Ian Rush: Thirty years on and Heysel still haunts me - I will never forget
Heysel. The memory of that night has never left me. It should have been a great night, not a tragic one. More than anything, 39 people who made their way to the stadium to watch a game of football should have been able to return home.
But they didn't. I can only imagine how the families of those victims must feel. Thirty years on without their loved ones, their fathers, brothers, husbands, sons, friends.
I travelled to Turin yesterday to attend an anniversary mass for the victims. I saw those relatives. I observed their pain. And it never goes away.
How can it? How can something as innocent as a football match turn into something so terrible? Even now, as 53-year-old, I can't begin to understand why.
Nor could I then. I was 23, concerned about my career, not about much else. This was my second European Cup final in as many years. I wasn't to know then that it would also be my last.
Nor was I to know how irrelevant that statistic would be. The emptiness I felt walking out into that stadium to play a game is indescribable.
We knew something awful had happened. We just didn't know how awful. We had heard rumours someone had died.
So we waited, inside the Heysel dressing-room, a cramped concrete space which had no air conditioning - just a couple of small windows which we opened to allow some fresh air in.
From outside we could hear sirens. We didn't hear the usual chants. You heard screams, shouts. You sensed something was up. But we were told to stay and wait.
Then, an official came into the dressing-room to say the match was going ahead. Just like that. We were up and out.
When the whistle went, the match was a non-event. We lost. Who cared then and who cares now?
The silence on the team bus back to the hotel is what sticks with me. And it wasn't the silence of a team distraught by defeat. This was an eerie quiet.
Then Joe Fagan, our manager, spoke up. The thing with Joe was that his face always had a smile on it. He was a warm man, a gregarious character who loved life.
More to the point, he knew how sacred life was. Quietly he spoke to us all: "People died in the ground tonight, men. Don't worry about the result. It doesn't matter. A life matters."
He'd retire soon afterwards and in the remaining 16 years of his life, he'd live with the shadow of Heysel hanging over him.
I'm a father now. It is only when you have your own children that you really gain an understanding of the value of a life and the importance of a game of football.
When you think back on your career and reflect on triumphs and defeats, you can't help but wonder how the language used around the game gets exaggerated.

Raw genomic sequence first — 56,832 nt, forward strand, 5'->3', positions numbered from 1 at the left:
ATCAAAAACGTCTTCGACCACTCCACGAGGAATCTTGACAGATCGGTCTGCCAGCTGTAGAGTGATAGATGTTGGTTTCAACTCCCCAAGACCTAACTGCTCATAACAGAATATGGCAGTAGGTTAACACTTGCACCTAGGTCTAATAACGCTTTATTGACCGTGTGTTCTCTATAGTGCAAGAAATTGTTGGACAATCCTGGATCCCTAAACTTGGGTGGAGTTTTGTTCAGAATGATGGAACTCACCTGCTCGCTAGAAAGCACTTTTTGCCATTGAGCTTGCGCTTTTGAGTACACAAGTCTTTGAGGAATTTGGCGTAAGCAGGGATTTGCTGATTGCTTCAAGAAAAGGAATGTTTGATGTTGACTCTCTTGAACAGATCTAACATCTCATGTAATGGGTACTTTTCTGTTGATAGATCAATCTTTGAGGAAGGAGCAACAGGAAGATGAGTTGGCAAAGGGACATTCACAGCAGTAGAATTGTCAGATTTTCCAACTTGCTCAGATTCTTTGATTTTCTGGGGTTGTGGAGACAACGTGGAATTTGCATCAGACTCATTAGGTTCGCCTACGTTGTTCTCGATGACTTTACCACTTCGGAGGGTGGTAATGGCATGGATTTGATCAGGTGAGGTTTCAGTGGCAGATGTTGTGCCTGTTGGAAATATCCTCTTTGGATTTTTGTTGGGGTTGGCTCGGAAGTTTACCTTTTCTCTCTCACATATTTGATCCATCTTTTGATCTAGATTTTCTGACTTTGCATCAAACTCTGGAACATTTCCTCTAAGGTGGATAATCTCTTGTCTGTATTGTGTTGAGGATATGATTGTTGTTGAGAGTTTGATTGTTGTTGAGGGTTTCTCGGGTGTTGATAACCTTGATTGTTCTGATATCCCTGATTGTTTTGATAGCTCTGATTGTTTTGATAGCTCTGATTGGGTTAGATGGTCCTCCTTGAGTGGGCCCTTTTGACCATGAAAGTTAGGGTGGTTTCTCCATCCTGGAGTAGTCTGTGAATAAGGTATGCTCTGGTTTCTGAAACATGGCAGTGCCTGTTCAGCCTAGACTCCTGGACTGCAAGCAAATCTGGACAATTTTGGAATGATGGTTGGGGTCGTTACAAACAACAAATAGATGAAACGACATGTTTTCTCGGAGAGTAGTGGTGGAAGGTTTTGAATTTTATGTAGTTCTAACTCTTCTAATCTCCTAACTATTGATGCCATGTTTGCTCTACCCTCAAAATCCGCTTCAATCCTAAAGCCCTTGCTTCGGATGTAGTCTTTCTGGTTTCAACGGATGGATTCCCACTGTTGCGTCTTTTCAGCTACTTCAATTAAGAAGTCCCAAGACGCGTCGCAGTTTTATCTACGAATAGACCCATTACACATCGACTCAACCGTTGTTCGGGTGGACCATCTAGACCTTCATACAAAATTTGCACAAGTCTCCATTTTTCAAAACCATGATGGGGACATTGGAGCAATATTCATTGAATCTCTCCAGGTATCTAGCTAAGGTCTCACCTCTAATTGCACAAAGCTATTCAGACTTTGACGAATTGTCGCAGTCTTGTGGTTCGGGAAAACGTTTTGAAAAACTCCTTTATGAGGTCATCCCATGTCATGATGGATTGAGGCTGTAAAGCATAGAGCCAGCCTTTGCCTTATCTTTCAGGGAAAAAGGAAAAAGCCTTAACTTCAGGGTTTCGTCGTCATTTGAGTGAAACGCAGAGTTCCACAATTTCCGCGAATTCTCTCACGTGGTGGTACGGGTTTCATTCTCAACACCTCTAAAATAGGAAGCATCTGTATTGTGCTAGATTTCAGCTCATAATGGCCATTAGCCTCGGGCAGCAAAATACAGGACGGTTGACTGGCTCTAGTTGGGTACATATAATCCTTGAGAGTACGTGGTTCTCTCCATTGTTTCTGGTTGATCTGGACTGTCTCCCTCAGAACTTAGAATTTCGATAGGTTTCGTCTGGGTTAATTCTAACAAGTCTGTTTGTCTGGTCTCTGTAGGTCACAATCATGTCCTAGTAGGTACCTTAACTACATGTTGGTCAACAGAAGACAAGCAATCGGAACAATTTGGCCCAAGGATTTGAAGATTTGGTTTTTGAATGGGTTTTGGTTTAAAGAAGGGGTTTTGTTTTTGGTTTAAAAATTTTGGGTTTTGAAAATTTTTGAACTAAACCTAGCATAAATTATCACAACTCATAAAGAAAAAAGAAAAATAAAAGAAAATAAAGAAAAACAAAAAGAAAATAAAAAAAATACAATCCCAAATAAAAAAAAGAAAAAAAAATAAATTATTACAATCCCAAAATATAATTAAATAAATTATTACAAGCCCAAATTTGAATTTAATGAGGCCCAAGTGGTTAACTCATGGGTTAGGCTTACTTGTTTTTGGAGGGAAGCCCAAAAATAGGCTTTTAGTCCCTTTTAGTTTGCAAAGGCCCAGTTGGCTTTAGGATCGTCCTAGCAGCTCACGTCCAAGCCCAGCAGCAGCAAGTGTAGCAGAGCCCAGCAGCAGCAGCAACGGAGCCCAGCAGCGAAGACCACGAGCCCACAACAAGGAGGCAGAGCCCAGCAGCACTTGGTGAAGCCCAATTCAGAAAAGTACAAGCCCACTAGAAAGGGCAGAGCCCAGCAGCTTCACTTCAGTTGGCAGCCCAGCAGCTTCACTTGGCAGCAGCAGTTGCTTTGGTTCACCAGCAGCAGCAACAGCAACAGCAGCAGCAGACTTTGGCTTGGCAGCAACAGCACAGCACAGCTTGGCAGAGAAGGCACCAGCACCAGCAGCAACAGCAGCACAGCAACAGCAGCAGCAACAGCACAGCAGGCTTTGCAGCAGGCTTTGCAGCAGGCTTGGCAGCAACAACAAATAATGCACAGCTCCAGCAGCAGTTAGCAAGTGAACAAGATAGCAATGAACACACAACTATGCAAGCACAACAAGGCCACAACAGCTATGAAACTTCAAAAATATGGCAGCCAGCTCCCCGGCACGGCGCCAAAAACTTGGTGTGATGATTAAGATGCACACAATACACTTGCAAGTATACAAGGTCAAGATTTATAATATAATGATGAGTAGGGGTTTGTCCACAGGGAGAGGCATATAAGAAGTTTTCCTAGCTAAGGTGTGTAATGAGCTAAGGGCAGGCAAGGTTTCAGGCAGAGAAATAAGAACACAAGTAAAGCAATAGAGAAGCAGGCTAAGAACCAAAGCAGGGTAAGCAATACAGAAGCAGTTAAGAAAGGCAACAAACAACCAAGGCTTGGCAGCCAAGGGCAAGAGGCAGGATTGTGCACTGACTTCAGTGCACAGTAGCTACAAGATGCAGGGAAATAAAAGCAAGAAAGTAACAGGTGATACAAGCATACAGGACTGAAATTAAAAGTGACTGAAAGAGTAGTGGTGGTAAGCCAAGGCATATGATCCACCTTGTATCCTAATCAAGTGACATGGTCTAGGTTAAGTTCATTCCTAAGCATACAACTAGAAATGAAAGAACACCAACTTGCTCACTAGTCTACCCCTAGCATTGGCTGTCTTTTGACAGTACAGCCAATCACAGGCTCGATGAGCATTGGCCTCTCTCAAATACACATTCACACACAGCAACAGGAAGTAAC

A defeat, I was often told, was 'a disaster'. But it wasn't. I know what a disaster is. I have been present for two of them, Hillsborough and Heysel, and I want to emphasise how this is not about me.
Players were witnesses to those events. We don't merit sympathy. Families do. They have had to live for years without loved ones, innocent people who went to a football game and didn't come home. I still can't get my head around that bit.
Many people forget that an Irishman died that night in Brussels.
Patrick Radcliffe was one of the 39. He was 37. Yesterday his twin brother, George, spoke poignantly about how Patrick was 'his best friend', how he had phoned his home that night, expecting to speak to him, surprised he was at the match, given how he wasn't a huge fan.
As I sat on the plane flying to Turin yesterday, I thought about Patrick and the other victims. He would be 67 now.
Another victim, Andrea Casula, was just 11. He'd be 41 now only for Heysel. He'd be old enough to have his own 11-year-old son.
As a father, not as a former footballer, I attended that mass and felt for the relatives. Heysel is something I can't forget but I can't pretend my pain is comparable to the families. Your heart goes out to them.
And you hope the lessons have been learned. You'd hope this kind of tragedy will never happen again.
You'd hope new generations of football fans and new generations of football administrators would study the past and learn the lessons. You hope a life will never again be lost at a football game.
In Brussels, the King Baudouin Stadium is how Heysel is now known. Outside the ground there is a stone plaque which acts as memorial to the 39 victims. On it, a sign says ' we will never forget'.
I know I won't.